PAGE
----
All right, now the other one, Letter to a CES Director: A Closer Look, is actually a joint effort with FairMormon and the Interpreter Foundation. And if you look at the screen here, the way they do it is it’s the actual CES letter on the screen and then you have links that you can address point by point. So it’s really, it’s a very helpful way to approach it. But again, it’s going to take forever to go through it, but that’s the way you can do it and really should to explore it deeply.
If you look at the next screen, this is the table of contents. So if you look at all these topics, let’s look at them. We’ve done videos on every one of these, multiple ones typically. Book of Mormon, Book of Mormon translation, first vision, Book of Abraham, polygamy, prophets, Kinderhook plates, testimony, spiritual witness, priesthood restoration, witnesses, temples and Freemasonry, science, scriptures, other concerns. So that’s the idea of what’s all that’s in there.
Okay. And then this is an example of a page of the science and religion section as an example. So each one of these will branch off into lots of different things. And so like the second one there is talking about evolution, which I did a video on of the science and religion. The one below that is talking about how there couldn’t have been Noah’s flood. And I did a one on the Old Testament issues talking about that as an example. But think about that, just look at this short page and those videos, if you were to watch them both, would be over an hour in length. So again. And that’s kind of the “cliff notes” version. Below the videos they have all the detailed spots if you want to go into the deeper research side or to really get in depth on things.
Now, an additional challenge, there’s like a perfect storm happening here. Technology getting the distribution out, aggressive distribution tactics. But there’s also one interesting challenge that’s going on right now and that is what the internet is doing to our brains. I don’t know if you’ve heard of this book, the New York times bestseller, Nicholas Carr, The Shallows: What the Internet is Doing to our Brains. It’s getting harder to study in depth today. Very interesting.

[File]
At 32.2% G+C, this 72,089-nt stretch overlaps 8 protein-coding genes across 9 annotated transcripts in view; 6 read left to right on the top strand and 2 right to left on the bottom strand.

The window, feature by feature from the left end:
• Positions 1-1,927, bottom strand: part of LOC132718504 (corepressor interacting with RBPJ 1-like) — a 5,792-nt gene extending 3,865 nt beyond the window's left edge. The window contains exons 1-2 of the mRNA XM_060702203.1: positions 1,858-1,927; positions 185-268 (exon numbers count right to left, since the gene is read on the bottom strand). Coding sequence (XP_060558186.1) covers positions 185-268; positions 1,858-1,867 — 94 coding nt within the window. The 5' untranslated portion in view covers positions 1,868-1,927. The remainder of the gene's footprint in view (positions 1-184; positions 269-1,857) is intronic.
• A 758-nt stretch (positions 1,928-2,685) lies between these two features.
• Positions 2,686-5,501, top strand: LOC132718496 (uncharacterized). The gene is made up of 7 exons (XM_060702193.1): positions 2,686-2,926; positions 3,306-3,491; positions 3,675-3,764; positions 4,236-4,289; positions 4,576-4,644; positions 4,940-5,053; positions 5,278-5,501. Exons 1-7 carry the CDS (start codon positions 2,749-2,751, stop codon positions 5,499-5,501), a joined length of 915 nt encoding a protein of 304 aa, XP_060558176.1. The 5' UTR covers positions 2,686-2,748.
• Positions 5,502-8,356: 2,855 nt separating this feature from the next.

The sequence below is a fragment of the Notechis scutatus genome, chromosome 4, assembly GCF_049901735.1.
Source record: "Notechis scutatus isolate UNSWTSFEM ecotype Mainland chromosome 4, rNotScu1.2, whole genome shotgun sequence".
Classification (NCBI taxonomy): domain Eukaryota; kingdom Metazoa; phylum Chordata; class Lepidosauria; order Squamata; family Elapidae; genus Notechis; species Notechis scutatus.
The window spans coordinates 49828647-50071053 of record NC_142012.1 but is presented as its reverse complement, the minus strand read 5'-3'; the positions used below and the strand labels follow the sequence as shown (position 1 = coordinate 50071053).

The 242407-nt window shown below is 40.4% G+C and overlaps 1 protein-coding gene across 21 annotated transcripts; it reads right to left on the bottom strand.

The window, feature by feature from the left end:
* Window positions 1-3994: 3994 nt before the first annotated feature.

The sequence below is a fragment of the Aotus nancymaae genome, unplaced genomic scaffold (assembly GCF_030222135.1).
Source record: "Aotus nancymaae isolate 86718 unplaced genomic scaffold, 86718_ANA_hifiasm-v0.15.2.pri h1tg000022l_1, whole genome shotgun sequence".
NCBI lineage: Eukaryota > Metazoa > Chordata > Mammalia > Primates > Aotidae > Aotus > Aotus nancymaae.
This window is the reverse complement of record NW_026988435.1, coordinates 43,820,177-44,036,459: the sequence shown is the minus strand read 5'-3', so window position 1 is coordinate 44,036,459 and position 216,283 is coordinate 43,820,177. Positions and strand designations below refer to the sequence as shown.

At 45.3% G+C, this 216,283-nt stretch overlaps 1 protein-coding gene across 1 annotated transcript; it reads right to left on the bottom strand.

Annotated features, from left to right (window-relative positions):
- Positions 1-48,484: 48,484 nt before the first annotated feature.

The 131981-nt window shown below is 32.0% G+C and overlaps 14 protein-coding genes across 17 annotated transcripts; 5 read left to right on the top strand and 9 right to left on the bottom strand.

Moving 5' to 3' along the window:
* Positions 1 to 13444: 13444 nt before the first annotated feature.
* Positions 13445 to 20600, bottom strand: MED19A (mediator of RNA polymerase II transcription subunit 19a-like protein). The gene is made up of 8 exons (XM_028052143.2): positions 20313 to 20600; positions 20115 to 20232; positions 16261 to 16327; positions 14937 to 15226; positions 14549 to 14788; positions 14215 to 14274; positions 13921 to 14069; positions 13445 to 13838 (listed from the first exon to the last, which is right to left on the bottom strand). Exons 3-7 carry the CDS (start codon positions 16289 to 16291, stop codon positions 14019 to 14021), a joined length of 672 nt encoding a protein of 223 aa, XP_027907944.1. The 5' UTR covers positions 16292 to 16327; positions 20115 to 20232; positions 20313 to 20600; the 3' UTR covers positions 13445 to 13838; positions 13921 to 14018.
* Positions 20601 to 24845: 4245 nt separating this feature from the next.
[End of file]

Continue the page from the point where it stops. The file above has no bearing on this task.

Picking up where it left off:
Let me share some golden nuggets from this book here. If you look on the page, I’ll just read the highlighted parts. “The more they use the Web, the more they have to fight to stay focused on long pieces of writing. Some worry they’re becoming chronic scatterbrains.”
“I now have almost totally lost the ability to read and absorb a longish article on the web or in print. Even a blog post of more than three or four paragraphs is too much to absorb. I skim it. Calm, focused, undistracted. The linear mind is being pushed aside by a new kind of mind that wants and needs to take in and dole out information in short, disjointed, often overlapping bursts, the faster the better. Skittering across webpages. I’m feeling my brain light up. I am feeling like I am getting smarter. Most of us have experienced similar sensations while online. The feelings are intoxicating, so much so that they can distract us from the net’s deeper cognitive consequences.”
Okay. “The very way my brain worked seemed to be changing. It was then that I began worrying about my inability to pay attention to one thing for more than a couple of minutes. Even when I was away from my computer, I yearned to check email, click links, do some Googling. I miss my old brain.”
“The brain has the ability to reprogram itself on the fly, altering the way it functions. The information flowing into our working memory at any given moment is called our cognitive load. When the load exceeds our mind’s ability to store and process the information, we’re unable to retain the information or draw connections with the information already stored in our long-term memory. When our brain is overtaxed, we find distractions more distracting. Experiments indicate that as we reach the limits of our working memory, it becomes hard to distinguish relevant information from irrelevant information, signal from noise. We become mindless consumers of data.”